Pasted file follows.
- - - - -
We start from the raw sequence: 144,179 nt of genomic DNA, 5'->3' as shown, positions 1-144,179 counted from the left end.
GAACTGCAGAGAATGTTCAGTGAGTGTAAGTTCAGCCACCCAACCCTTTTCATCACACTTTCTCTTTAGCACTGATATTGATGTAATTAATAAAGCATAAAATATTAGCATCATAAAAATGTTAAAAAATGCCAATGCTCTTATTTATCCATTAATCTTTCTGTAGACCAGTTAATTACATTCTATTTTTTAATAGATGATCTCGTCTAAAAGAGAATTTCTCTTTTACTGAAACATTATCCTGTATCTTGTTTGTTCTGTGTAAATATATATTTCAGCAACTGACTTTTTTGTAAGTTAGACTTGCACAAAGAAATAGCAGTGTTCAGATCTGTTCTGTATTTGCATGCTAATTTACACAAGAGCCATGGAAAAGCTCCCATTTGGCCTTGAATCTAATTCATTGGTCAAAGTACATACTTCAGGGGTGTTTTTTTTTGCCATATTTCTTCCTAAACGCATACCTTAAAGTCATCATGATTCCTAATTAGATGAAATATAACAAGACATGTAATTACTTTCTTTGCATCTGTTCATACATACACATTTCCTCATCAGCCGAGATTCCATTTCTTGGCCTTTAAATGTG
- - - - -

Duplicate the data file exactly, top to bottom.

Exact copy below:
We start from the raw sequence: 144,179 nt of genomic DNA, 5'->3' as shown, positions 1-144,179 counted from the left end.
GAACTGCAGAGAATGTTCAGTGAGTGTAAGTTCAGCCACCCAACCCTTTTCATCACACTTTCTCTTTAGCACTGATATTGATGTAATTAATAAAGCATAAAATATTAGCATCATAAAAATGTTAAAAAATGCCAATGCTCTTATTTATCCATTAATCTTTCTGTAGACCAGTTAATTACATTCTATTTTTTAATAGATGATCTCGTCTAAAAGAGAATTTCTCTTTTACTGAAACATTATCCTGTATCTTGTTTGTTCTGTGTAAATATATATTTCAGCAACTGACTTTTTTGTAAGTTAGACTTGCACAAAGAAATAGCAGTGTTCAGATCTGTTCTGTATTTGCATGCTAATTTACACAAGAGCCATGGAAAAGCTCCCATTTGGCCTTGAATCTAATTCATTGGTCAAAGTACATACTTCAGGGGTGTTTTTTTTTGCCATATTTCTTCCTAAACGCATACCTTAAAGTCATCATGATTCCTAATTAGATGAAATATAACAAGACATGTAATTACTTTCTTTGCATCTGTTCATACATACACATTTCCTCATCAGCCGAGATTCCATTTCTTGGCCTTTAAATGTG